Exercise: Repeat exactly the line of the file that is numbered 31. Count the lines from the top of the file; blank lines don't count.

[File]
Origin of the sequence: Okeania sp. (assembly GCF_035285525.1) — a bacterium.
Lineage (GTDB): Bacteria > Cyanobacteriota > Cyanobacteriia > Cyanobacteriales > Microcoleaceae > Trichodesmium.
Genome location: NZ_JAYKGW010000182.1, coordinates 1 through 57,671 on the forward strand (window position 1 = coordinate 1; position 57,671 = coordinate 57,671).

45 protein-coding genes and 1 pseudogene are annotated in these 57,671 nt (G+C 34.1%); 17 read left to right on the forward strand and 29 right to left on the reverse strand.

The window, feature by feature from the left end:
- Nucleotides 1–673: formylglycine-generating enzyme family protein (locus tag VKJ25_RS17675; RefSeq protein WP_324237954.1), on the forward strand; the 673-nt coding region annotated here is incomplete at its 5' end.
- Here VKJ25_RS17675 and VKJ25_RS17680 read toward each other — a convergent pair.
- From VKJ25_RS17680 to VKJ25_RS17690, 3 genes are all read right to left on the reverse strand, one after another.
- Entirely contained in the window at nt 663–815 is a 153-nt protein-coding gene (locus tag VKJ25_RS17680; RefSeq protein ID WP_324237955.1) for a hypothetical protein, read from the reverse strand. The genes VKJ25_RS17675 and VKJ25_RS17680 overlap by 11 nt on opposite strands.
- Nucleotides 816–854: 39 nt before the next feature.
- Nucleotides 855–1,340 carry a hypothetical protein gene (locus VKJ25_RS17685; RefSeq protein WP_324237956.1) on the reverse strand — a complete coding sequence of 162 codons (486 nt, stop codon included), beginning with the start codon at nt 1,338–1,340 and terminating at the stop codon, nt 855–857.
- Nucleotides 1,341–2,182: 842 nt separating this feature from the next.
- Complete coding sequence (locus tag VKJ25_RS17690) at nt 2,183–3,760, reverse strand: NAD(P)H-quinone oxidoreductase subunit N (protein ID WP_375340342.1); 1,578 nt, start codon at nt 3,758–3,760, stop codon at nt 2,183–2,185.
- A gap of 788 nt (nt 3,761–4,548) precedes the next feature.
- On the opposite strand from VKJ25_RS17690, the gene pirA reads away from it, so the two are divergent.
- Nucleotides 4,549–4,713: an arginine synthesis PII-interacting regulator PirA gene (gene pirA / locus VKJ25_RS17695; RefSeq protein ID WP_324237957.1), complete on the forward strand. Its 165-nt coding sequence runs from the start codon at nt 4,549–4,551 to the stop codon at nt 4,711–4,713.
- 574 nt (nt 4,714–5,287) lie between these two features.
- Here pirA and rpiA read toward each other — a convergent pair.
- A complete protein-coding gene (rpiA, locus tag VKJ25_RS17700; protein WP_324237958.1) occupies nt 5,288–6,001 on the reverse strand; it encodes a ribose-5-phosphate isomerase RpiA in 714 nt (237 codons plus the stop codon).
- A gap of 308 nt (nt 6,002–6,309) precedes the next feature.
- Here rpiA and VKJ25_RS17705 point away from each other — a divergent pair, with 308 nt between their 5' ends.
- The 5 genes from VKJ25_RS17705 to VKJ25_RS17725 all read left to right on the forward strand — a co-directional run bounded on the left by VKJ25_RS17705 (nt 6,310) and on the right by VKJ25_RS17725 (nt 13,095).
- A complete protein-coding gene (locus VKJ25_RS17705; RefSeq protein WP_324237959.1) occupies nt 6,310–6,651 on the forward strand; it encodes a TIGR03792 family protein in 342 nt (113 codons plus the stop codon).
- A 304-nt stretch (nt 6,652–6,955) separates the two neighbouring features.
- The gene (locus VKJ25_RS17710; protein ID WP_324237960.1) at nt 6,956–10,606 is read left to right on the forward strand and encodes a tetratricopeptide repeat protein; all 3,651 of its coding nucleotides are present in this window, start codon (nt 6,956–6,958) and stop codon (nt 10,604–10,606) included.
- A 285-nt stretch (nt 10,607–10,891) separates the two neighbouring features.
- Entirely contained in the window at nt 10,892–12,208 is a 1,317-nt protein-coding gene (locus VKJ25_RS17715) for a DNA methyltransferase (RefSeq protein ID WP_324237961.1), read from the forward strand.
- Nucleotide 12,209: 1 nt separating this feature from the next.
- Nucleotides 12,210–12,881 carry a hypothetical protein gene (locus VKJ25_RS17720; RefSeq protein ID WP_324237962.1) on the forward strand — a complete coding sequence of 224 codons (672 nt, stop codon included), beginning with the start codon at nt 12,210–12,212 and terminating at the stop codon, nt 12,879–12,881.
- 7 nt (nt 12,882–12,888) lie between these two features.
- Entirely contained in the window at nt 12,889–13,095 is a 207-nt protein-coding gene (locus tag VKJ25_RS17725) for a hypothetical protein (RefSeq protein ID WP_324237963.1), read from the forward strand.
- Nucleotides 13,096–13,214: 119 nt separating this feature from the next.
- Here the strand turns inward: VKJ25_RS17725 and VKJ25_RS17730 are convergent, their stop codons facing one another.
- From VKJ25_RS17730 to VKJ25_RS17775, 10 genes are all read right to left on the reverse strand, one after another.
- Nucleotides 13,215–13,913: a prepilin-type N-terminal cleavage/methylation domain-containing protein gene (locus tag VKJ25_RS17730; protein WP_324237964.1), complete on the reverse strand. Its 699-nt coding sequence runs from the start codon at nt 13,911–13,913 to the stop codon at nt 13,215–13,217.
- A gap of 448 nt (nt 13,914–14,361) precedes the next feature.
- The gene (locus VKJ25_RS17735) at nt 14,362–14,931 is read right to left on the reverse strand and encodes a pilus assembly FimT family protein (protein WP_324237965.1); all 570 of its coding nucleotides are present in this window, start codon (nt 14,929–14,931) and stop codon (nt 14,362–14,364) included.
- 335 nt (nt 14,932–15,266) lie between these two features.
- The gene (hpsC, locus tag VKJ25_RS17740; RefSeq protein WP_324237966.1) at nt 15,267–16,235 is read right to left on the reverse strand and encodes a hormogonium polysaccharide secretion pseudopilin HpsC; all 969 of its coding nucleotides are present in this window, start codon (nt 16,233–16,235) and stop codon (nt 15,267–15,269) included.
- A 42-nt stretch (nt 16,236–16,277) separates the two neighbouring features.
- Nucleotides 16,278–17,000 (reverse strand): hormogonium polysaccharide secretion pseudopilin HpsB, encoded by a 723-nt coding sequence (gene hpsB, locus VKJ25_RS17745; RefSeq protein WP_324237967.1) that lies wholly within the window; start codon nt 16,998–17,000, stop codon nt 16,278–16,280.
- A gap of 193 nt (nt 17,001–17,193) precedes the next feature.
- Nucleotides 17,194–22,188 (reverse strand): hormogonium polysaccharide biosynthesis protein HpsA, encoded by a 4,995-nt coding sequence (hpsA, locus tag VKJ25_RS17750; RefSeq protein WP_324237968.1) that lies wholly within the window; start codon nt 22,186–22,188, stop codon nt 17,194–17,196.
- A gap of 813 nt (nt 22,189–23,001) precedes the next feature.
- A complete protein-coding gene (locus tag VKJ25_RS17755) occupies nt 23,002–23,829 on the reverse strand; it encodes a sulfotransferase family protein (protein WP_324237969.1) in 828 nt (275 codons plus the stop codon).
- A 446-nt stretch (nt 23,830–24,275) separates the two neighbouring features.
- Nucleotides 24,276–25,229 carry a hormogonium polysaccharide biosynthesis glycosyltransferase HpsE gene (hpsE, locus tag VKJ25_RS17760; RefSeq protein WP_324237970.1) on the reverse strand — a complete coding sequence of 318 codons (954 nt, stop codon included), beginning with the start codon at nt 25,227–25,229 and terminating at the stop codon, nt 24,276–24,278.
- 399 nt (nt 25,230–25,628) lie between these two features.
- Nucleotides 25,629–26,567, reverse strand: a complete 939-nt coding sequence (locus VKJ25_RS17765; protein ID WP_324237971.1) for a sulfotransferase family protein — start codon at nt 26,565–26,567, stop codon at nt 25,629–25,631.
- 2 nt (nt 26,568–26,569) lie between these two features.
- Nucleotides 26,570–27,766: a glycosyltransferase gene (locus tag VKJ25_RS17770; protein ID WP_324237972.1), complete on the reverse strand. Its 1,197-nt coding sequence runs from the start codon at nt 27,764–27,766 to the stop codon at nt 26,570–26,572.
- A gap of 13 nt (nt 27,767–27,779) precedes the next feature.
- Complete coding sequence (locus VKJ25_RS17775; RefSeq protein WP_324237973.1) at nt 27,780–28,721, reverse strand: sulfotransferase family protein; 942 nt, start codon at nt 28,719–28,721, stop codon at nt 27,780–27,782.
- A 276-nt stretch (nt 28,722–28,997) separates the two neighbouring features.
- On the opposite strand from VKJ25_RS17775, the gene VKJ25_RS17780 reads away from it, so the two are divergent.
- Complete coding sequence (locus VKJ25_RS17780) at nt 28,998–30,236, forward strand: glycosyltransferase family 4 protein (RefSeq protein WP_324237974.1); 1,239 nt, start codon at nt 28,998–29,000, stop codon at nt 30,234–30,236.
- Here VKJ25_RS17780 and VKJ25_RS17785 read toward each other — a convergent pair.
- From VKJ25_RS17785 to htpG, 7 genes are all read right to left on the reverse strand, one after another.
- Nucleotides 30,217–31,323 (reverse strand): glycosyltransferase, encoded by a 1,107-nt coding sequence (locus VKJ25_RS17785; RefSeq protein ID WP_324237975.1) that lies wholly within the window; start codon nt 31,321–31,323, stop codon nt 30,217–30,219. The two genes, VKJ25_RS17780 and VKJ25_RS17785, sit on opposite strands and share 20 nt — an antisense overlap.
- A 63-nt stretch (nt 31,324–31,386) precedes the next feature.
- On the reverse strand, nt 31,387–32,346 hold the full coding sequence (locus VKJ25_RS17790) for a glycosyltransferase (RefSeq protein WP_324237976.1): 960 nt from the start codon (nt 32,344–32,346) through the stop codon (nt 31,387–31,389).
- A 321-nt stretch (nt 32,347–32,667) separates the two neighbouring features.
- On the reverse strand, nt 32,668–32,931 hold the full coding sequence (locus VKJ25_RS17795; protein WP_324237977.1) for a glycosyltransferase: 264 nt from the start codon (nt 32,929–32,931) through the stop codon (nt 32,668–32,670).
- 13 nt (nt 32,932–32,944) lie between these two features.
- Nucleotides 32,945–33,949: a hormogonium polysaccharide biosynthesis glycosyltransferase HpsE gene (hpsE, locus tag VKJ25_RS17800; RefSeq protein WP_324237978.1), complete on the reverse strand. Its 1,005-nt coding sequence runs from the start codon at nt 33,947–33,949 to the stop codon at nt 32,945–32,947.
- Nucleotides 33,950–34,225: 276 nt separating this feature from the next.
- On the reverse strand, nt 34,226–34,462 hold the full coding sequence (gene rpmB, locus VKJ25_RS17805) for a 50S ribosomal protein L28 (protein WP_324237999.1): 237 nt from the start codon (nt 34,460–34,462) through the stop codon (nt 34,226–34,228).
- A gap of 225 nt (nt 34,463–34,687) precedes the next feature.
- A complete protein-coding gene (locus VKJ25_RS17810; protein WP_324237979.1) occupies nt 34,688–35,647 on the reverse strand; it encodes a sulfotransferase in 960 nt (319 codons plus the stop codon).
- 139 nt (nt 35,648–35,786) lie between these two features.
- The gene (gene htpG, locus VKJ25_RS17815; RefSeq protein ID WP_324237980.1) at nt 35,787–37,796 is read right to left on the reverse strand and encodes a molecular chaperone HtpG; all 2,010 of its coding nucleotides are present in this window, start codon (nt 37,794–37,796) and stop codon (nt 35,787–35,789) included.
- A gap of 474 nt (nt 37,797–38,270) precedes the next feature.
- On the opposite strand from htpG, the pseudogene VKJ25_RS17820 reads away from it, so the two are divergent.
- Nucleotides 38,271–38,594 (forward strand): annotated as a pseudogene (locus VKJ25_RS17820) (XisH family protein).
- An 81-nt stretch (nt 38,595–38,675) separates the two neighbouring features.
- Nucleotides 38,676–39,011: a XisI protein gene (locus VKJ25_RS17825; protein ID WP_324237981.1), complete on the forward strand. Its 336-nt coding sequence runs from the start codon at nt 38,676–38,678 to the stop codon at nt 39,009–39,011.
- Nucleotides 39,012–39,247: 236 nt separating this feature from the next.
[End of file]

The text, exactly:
- Entirely contained in the window at nt 12,889–13,095 is a 207-nt protein-coding gene (locus tag VKJ25_RS17725) for a hypothetical protein (RefSeq protein ID WP_324237963.1), read from the forward strand.